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Phosphorus budgets in Everglades wetland ecosystems: the effects of hydrology and nutrient enrichment

Gregory B. Noe and Daniel L. Childers

G. B. Noe
US Geological Survey, 430 National Center, Reston, VA 20192, USA

D. L. Childers
Department of Biology and Southeast Environmental Research Center, Florida International University, Miami, FL 33199, USA

©Springer Science+Business Media B.V. 2007. Posted here with permission; Wetlands Ecol Manage (2007) 15:189-205.

A PDF version of this entire publication is available for download (288 KB) from the Water Resources of the United States website. You will need the free Adobe Acrobat Reader in order to view this file.


The Florida Everglades is a naturally oligotrophic hydroscape that has experienced large changes in ecosystem structure and function as the result of increased anthropogenic phosphorus (P) loading and hydrologic changes. We present whole-ecosystem models of P cycling for Everglades wetlands with differing hydrology and P enrichment with the goal of synthesizing existing information into ecosystem P budgets. Budgets were developed for deeper water oligotrophic wet prairie/slough ('Slough'), shallower water oligotrophic Cladium jamaicense ('Cladium'), partially enriched C. jamaicense/Typha spp. mixture ('Cladium/Typha'), and enriched Typha spp. ('Typha') marshes. The majority of ecosystem P was stored in the soil in all four ecosystem types, with the flocculent detrital organic matter (floc) layer at the bottom of the water column storing the next largest proportion of ecosystem P pools. However, most P cycling involved ecosystem components in the water column (periphyton, floc, and consumers) in deeper water, oligotrophic Slough marsh. Fluxes of P associated with macrophytes were more important in the shallower water, oligotrophic Cladium marsh. The two oligotrophic ecosystem types had similar total ecosystem P stocks and cycling rates, and low rates of P cycling associated with soils. Phosphorus flux rates cannot be estimated for ecosystem components residing in the water column in Cladium/Typha or Typha marshes due to insufficient data. Enrichment caused a large increase in the importance of macrophytes to P cycling in Everglades wetlands. The flux of P from soil to the water column, via roots to live aboveground tissues to macrophyte detritus, increased from 0.03 and 0.2 g P m-2 yr-1 in oligotrophic Slough and Cladium marsh, respectively, to 1.1 g P m-2 yr-1 in partially enriched Cladium/Typha, and 1.6 g P m-2 yr-1 in enriched Typha marsh. This macrophyte translocation P flux represents a large source of internal eutrophication to surface waters in P-enriched areas of the Everglades.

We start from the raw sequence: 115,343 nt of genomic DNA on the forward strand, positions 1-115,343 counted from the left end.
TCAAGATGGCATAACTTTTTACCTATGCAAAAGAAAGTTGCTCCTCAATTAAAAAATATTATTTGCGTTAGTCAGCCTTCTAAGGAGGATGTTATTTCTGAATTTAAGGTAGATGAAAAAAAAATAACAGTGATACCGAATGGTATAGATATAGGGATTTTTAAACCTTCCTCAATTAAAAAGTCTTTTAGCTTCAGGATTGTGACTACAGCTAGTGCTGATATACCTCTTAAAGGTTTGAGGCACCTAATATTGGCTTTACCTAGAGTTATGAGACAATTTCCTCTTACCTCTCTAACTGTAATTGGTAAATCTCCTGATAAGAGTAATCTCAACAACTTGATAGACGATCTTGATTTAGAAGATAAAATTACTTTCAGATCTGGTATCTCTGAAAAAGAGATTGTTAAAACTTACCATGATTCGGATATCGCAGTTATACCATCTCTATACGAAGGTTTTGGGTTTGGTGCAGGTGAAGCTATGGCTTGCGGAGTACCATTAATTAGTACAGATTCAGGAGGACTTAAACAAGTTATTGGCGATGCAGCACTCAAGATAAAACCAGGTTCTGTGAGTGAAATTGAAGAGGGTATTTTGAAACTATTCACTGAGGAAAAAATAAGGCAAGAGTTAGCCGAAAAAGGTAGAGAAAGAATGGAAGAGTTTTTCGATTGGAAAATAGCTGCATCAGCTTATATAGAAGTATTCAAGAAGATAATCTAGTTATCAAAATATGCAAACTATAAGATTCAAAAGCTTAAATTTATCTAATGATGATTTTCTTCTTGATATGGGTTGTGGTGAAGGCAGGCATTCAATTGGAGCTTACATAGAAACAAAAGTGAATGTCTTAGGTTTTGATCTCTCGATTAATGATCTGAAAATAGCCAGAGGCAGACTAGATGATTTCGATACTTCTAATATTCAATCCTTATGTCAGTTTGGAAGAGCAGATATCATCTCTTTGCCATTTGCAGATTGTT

chart illustrating phosphorus budget for oligotrophic wet prairie/slough ecosystem chart illustrating phosphorus budget for partially enriched Cladium jamaicense/Typha species mixture ecosystem
chart illustrating phosphorus budget for oligotrophic Cladium jamaicense ecosystem chart illustrating phosphorus budget for enriched Typha species ecosystem
Fig. 1 Phosphorus budgets for Everglades wetland ecosystems: a) oligotrophic wet prairie/slough, b) oligotrophic Cladium jamaicense, c) partially enriched Cladium jamaicense/Typha spp. mixture, and d) enriched Typha spp. Standing stocks (g P m-2 yr-1) in individual ecosystem components are shown in boxes, and net directional fluxes (g P m-2 yr-1) between components are shown with arrows. Measured fluxes are shown with solid black arrows, fluxes estimated using data from other ecosystems or estimated indirectly are shown with solid gray arrows, fluxes estimated by mass balance are shown with dashed gray arrows, and fluxes with insufficient information are shown with double gray arrows. Phosphorus concentrations in inflowing and outflowing surface water are also shown. AG = aboveground [click on images above for larger versions]

Related information:

SOFIA Project: Effect of Water Flow on Transport of Solutes, Suspended Particles, and Particle-Associated Nutrients in the Everglades Ridge and Slough Landscape

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